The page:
Ravenloft is NOT for everyone. Then again neither is Darksun or Planescape. It’s just one the campaigns that resonates with a lot of people.

The problem is, if everyone complains that it’s not their favourite setting that gets published then it just generates a lot of negativity... and guess what, campaign settings become less likely to happen.

Everyone will get their flavor eventually. I just understand why they chose Ravenloft first.
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Solo Role Playing
Once during 2e I showed the players the top of the cover they were going to play that day. When one player saw "Ravenloft" he said: "We are all going to die. Marc wants to kill the campaign!" all the others were horrified. I had to spend 10 minutes calming everyone.

We proceeded and the adventure was The Created, in which PCs become 6" tall wood puppets and must find their stolen bodies. They were really upset but they played the module nonetheless. They recovered their bodies after 7 hours of stressful play. ( I seem to remember the module has a time limit after which the PCs become wood puppets permanently. Could be wrong.)

After, I was told never to do something like that again or bring a Ravenloft module to the table. Note that this group also refused to play CoC or Vampire the Masquerade. You need prior consent to play these types of adventurers.


I'm not a fan of Ravenloft.
The closest I ever got to running Curse of Strahd would have revealed the PCs were deliberately teleported to arrive at a broken teleportation circle and ended up inbetween life and death dealing with the realm of Barovia seeking a way back.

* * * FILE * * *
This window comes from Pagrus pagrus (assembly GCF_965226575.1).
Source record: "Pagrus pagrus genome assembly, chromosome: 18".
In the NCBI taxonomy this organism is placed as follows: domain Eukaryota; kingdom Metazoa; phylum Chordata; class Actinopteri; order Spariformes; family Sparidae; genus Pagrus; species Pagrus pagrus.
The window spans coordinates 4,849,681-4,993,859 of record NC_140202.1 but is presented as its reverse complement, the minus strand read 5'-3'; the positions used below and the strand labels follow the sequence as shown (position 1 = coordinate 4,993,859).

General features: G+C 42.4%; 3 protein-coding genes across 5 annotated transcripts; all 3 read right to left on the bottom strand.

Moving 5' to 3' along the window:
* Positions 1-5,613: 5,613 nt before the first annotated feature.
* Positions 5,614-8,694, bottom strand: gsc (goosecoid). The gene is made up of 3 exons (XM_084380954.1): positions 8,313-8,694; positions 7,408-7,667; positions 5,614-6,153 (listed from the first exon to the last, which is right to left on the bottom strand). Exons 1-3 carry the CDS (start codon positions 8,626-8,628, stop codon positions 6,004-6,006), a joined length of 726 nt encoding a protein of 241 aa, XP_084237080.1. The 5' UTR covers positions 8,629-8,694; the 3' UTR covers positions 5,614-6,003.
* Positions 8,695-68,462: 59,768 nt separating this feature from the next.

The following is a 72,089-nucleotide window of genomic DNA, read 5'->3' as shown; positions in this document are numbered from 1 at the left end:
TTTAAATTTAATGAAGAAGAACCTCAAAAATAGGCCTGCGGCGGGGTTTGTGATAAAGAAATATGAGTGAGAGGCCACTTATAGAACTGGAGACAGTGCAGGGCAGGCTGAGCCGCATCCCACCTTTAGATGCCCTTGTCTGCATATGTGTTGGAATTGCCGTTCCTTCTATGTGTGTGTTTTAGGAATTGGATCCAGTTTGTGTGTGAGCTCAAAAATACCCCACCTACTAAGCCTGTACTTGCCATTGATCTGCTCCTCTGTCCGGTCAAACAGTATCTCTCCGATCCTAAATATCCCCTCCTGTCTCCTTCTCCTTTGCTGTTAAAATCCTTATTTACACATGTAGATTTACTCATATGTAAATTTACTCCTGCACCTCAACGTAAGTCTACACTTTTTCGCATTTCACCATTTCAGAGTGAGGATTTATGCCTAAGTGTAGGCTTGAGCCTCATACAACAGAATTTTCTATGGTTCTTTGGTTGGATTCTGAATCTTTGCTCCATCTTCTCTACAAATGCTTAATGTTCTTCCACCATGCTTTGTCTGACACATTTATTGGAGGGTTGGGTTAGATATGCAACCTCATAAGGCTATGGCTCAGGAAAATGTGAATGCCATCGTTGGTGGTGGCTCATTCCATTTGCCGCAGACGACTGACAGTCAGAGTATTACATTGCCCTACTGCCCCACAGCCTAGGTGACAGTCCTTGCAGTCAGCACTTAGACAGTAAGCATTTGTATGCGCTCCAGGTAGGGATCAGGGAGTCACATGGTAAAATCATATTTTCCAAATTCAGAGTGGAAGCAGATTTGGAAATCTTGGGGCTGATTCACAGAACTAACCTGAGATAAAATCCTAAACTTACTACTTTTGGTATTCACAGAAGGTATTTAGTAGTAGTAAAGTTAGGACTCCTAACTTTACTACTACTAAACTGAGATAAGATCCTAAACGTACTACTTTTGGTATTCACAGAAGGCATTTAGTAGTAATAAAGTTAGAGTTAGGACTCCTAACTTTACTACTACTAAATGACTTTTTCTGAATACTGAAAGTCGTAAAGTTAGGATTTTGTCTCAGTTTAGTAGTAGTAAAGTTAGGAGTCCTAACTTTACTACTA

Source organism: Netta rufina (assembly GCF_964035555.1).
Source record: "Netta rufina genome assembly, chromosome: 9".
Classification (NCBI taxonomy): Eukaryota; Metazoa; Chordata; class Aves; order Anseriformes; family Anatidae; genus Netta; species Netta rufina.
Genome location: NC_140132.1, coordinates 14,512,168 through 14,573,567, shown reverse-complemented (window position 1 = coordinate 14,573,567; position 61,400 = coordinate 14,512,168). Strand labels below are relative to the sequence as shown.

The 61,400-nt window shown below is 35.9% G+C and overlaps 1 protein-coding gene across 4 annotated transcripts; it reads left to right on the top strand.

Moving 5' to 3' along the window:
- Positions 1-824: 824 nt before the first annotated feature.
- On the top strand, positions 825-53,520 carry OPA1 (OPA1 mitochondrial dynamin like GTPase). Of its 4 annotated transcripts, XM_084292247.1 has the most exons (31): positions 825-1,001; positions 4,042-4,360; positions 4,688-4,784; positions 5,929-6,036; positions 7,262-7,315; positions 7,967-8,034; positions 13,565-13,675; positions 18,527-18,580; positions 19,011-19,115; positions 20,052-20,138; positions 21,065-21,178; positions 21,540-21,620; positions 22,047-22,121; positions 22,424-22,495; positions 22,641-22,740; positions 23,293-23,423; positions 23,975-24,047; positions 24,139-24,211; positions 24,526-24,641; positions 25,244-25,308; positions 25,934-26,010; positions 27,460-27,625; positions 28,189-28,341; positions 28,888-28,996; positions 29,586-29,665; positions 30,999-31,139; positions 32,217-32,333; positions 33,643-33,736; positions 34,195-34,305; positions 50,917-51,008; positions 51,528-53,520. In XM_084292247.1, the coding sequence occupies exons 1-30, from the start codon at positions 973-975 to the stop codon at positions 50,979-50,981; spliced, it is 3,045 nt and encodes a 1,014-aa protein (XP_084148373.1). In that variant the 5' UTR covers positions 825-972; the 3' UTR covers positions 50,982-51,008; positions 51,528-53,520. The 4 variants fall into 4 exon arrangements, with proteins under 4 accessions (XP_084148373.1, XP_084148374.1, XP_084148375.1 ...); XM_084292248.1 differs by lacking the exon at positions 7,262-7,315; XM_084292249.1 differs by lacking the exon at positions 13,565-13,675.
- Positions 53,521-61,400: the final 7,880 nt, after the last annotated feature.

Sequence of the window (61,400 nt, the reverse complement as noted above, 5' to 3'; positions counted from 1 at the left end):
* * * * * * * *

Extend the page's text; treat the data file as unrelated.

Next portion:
By defeating Strahd they'd just find themselves at their location in time for Storm King's Thunder to start with only their starting gear as everything gained in Barovia stayed there.
I pictured it as terrifying maybe enough to pick up the original.
This if its just their version of a Monster book then its of no interest to me, I liked that release a edition or two ago where they dealt with the same subject of horror in various settings and that would be of interest.
I won't pre-order this as I want to be sure before I go any further.


Could always have them wake up following a bitter one sided fight against either lycanthropes or a single vampire finding their wounds being tended by a travelling herbalist who doesn't explain why they're still alive.
Eventually able to move on they reach the next town and upon talking to them they learn about the mysterious Blue Lady an otherwise indescript travelling herbalist whose very presence scares the hell out of the monsters dwelling out beyond the settlement walls.
Eventually run into their former enemy who stops after recognises them then before they can initiate combat they start looking around literally scared as they start running away yelling, "Look we're sorry okay please tell that witch to leave us alone!"
As they go up in level let them run across more stories about the traveller who rescued them until they find themselves able to return the favor how would your players like the setting then?